On 1 January 1895, when Alphonse Mucha’s poster depicting Sarah Bernhardt in the title role of Gismonda appeared for the first time on the hoardings of Paris, it caused a sensation. The strange name of this mysterious artist was suddenly on everyone’s lips, and eager collectors snatched Gismonda off the walls.1 The craze for collecting poster advertisements had started some years earlier with the development of increasingly artistic designs by artists such as Jules Chéret, Pierre Bonnard and Henri de Toulouse-Lautrec. Although this postermania would only last about a decade (1890–1900), it altered the way color lithographic posters were designed, produced and perceived, with ramifications into the present day.
Beginning in the late 1860s, the commercial poster went through a number of changes that made it more attractive to the collector. The first was a shift from primarily text-based advertisements printed by letterpress to illustrated ones printed by lithography that emphasized an image, integrating pictorial and verbal content into a single cohesive design. Jules Chéret, who effectively invented the illustrated poster in France, pioneered this approach in his 1866 advertisement for Jacques Offenbach’s operetta Orphée aux enfers. The text is sequestered in the upper center and lower center margins, and gives only the essential information: the title of the operetta and the theater where it is being performed. This was a drastic departure from previous printed advertising, which usually consisted of decorative headings, multiple paragraphs of text, and a small monochrome image like that seen in L’Aérienne, a 1866 poster for an exhibition of Camille Dupuy’s new navigational balloon, printed by Lithographie Lesurques. The poster had become a less informational, but more aesthetic object.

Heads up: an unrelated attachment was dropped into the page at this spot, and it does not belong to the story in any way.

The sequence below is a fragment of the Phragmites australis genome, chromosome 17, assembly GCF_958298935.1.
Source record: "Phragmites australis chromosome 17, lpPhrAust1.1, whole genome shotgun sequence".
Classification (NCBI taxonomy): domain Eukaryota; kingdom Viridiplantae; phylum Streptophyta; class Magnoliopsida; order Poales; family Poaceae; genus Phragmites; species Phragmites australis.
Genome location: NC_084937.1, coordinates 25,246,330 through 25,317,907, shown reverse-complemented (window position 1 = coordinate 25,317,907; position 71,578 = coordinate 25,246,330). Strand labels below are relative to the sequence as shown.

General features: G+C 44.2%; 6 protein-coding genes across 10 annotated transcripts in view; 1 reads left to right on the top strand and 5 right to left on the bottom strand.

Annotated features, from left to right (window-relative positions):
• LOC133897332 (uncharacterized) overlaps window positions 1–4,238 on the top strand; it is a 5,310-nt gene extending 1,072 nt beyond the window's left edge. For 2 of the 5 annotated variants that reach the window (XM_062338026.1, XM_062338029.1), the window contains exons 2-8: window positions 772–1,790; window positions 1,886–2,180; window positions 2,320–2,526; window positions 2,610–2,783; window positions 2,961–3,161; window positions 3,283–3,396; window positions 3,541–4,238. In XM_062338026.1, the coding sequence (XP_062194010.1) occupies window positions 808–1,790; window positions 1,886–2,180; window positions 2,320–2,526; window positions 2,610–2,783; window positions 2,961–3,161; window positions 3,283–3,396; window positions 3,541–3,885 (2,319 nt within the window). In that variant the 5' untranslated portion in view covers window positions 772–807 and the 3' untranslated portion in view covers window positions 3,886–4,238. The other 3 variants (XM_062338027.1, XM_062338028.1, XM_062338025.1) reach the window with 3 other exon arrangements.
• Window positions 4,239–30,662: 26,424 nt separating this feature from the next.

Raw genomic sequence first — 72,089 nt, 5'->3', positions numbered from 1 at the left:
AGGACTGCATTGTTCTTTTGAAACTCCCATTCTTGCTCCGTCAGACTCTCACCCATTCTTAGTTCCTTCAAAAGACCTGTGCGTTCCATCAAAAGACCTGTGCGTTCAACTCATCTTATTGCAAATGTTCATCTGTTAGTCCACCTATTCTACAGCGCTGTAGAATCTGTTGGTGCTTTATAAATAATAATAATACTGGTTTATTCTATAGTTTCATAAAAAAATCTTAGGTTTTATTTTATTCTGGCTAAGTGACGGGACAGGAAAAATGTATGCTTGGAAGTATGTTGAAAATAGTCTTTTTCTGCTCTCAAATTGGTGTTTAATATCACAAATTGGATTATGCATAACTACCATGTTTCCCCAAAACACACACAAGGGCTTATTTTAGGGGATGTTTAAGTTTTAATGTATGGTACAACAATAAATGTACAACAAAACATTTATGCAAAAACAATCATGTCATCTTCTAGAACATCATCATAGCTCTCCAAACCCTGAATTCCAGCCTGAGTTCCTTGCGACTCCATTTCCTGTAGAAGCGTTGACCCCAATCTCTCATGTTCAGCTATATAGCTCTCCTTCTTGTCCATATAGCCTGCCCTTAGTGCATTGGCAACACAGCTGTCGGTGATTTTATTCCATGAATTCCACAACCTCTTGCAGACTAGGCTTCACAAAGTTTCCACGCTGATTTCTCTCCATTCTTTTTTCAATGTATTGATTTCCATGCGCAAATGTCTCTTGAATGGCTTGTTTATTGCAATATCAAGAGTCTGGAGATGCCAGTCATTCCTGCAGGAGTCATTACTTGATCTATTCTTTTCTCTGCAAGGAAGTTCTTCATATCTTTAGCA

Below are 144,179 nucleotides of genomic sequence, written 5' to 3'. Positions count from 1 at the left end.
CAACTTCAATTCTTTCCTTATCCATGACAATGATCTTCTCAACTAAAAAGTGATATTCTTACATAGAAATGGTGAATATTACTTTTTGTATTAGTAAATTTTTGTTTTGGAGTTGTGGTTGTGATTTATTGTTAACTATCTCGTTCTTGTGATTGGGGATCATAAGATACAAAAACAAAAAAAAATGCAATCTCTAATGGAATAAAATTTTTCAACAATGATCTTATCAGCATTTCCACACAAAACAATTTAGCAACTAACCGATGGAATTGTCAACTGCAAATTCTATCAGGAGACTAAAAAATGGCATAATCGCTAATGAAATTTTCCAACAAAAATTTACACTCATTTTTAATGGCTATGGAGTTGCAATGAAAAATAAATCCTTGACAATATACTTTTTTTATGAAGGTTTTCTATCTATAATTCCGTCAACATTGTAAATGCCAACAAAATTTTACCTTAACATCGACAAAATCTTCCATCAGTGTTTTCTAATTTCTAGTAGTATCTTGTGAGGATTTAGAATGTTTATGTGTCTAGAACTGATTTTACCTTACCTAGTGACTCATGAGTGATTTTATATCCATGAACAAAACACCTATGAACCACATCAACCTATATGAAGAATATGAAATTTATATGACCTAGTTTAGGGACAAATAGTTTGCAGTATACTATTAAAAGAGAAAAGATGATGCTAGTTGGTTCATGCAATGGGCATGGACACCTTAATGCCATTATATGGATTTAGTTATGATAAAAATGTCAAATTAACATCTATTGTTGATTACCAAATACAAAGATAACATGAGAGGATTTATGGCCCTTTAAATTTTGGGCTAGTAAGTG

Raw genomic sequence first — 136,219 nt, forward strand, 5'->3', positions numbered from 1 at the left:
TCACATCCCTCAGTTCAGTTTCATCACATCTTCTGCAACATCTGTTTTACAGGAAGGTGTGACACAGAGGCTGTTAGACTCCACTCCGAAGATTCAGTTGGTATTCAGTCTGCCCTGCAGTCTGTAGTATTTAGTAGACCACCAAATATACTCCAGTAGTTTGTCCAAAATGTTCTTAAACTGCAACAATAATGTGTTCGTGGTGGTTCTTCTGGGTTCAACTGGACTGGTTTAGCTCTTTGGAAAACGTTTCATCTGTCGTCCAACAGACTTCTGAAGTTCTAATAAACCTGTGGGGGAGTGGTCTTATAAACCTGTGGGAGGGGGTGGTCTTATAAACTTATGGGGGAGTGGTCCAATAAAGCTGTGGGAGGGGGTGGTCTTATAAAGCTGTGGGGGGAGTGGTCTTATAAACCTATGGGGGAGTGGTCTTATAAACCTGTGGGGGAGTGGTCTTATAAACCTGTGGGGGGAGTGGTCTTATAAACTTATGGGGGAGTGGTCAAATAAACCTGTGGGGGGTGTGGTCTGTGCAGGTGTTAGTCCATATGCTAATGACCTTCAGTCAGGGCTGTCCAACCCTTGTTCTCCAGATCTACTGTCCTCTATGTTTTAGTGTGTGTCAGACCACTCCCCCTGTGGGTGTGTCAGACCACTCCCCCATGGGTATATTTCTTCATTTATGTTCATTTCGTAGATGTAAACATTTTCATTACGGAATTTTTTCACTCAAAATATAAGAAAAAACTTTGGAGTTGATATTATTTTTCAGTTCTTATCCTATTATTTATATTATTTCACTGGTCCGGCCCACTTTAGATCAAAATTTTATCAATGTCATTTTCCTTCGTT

- Jiří Mucha, Alphonse Mucha: His Life and Art by His Son, translated from the Czech by William Heinmann (London: Heinmann, 1966), 131.